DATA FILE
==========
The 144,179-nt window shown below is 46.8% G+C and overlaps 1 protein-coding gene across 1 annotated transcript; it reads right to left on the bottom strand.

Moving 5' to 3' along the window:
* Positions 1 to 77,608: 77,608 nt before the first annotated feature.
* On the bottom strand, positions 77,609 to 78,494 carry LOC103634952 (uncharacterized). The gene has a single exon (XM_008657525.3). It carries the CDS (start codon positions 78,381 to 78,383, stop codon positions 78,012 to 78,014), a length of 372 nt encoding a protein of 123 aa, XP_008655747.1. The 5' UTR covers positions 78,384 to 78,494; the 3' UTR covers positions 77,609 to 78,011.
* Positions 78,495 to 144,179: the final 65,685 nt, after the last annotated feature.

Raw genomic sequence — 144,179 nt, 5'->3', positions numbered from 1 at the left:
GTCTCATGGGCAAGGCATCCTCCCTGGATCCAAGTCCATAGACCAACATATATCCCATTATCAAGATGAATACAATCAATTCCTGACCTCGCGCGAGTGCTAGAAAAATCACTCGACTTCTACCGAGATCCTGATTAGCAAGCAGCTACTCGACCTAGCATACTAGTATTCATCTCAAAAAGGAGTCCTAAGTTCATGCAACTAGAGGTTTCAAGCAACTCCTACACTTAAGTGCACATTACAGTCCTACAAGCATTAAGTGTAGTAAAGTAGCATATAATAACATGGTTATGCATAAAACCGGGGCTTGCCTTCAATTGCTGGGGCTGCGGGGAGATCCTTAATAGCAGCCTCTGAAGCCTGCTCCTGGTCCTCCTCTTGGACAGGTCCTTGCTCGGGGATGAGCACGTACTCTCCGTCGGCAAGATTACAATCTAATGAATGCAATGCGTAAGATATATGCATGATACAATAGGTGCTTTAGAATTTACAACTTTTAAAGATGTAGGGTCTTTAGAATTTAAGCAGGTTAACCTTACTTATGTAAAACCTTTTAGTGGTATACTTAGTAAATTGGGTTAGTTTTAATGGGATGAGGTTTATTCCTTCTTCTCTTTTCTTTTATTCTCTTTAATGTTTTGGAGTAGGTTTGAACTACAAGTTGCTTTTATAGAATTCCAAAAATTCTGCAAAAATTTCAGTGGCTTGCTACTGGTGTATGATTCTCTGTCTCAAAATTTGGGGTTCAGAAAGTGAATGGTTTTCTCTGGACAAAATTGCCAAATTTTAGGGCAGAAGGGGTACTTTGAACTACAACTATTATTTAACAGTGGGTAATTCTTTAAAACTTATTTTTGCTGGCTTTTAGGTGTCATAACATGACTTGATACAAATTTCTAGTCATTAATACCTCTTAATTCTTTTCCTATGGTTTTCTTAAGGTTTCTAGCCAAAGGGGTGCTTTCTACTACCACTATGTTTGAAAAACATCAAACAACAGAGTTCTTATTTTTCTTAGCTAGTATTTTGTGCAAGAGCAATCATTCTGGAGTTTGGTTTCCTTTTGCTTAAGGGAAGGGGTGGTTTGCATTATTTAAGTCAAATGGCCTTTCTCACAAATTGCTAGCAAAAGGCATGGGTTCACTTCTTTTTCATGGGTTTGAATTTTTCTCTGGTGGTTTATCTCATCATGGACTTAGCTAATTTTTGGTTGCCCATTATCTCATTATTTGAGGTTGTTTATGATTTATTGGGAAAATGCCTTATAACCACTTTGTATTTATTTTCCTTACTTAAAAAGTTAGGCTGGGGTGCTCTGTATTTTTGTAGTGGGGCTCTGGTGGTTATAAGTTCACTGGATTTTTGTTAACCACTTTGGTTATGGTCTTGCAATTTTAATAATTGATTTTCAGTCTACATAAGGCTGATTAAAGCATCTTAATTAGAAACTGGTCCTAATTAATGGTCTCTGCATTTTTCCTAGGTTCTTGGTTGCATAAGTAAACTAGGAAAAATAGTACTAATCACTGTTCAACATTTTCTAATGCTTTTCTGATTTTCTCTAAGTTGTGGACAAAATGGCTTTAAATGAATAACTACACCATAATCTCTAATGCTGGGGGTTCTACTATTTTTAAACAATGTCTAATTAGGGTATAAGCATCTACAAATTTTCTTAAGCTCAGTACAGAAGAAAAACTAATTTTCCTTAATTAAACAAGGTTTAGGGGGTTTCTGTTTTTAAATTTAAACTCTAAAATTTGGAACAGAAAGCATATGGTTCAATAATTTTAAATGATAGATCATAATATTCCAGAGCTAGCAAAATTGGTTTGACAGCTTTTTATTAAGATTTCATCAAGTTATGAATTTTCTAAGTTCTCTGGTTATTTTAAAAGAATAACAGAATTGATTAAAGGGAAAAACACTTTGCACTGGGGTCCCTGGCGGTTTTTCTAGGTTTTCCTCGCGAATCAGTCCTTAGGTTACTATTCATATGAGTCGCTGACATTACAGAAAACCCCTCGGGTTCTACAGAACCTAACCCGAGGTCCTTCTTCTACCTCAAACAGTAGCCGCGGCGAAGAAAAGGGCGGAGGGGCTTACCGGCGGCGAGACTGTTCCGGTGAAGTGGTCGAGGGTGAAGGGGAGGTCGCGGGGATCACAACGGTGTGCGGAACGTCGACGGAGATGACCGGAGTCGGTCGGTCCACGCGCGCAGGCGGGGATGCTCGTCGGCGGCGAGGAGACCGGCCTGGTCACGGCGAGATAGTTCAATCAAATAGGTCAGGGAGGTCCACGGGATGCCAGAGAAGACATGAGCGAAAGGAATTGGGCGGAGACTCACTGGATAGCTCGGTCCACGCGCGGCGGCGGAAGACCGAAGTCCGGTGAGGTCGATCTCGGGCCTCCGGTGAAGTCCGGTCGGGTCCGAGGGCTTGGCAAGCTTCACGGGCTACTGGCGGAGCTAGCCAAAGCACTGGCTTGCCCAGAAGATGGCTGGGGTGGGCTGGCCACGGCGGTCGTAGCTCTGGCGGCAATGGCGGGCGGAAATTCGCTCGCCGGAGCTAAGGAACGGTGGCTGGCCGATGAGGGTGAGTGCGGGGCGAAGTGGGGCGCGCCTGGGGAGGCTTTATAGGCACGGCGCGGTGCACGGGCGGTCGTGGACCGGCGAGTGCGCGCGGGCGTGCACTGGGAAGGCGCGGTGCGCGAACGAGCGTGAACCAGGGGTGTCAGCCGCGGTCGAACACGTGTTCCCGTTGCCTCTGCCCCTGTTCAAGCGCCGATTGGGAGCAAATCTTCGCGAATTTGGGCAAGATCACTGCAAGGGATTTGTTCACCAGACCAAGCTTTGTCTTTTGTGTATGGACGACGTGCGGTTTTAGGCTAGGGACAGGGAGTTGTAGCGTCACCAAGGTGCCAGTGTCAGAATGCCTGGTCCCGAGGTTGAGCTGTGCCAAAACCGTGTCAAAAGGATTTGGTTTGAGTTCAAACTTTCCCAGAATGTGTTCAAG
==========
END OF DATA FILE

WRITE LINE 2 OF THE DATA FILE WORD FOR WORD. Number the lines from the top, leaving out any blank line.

Moving 5' to 3' along the window: